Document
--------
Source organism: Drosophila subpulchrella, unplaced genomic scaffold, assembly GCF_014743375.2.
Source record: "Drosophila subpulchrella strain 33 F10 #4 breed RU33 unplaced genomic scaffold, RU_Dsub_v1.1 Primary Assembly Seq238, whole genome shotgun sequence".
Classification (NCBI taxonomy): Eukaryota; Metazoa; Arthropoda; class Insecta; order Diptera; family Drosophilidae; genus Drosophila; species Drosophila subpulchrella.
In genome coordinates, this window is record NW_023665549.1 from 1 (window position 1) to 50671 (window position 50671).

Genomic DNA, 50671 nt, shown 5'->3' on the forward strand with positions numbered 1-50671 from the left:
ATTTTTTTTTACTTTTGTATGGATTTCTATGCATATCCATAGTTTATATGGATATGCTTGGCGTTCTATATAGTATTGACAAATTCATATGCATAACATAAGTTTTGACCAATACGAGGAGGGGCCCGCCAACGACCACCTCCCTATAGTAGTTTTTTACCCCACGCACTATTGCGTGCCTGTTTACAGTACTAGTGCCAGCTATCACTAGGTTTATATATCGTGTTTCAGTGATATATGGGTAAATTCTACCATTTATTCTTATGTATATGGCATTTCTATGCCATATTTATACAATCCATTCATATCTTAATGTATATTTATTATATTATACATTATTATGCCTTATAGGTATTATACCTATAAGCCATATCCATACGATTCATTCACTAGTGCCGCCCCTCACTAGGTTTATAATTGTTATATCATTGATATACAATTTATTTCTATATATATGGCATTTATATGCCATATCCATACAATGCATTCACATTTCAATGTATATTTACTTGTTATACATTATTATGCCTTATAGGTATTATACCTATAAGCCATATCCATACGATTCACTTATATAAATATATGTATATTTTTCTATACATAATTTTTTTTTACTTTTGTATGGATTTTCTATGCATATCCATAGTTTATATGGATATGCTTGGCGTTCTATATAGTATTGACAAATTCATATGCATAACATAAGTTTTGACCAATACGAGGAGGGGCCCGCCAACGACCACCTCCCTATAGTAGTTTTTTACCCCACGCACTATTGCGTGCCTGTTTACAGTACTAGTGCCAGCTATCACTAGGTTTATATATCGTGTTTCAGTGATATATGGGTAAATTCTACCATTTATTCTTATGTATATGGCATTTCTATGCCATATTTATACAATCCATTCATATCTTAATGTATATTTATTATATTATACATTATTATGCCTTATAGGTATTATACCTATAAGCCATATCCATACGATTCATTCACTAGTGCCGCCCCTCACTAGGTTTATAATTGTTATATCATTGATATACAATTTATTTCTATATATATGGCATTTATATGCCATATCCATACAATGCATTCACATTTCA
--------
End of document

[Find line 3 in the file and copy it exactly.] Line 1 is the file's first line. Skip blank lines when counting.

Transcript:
Classification (NCBI taxonomy): Eukaryota; Metazoa; Arthropoda; class Insecta; order Diptera; family Drosophilidae; genus Drosophila; species Drosophila subpulchrella.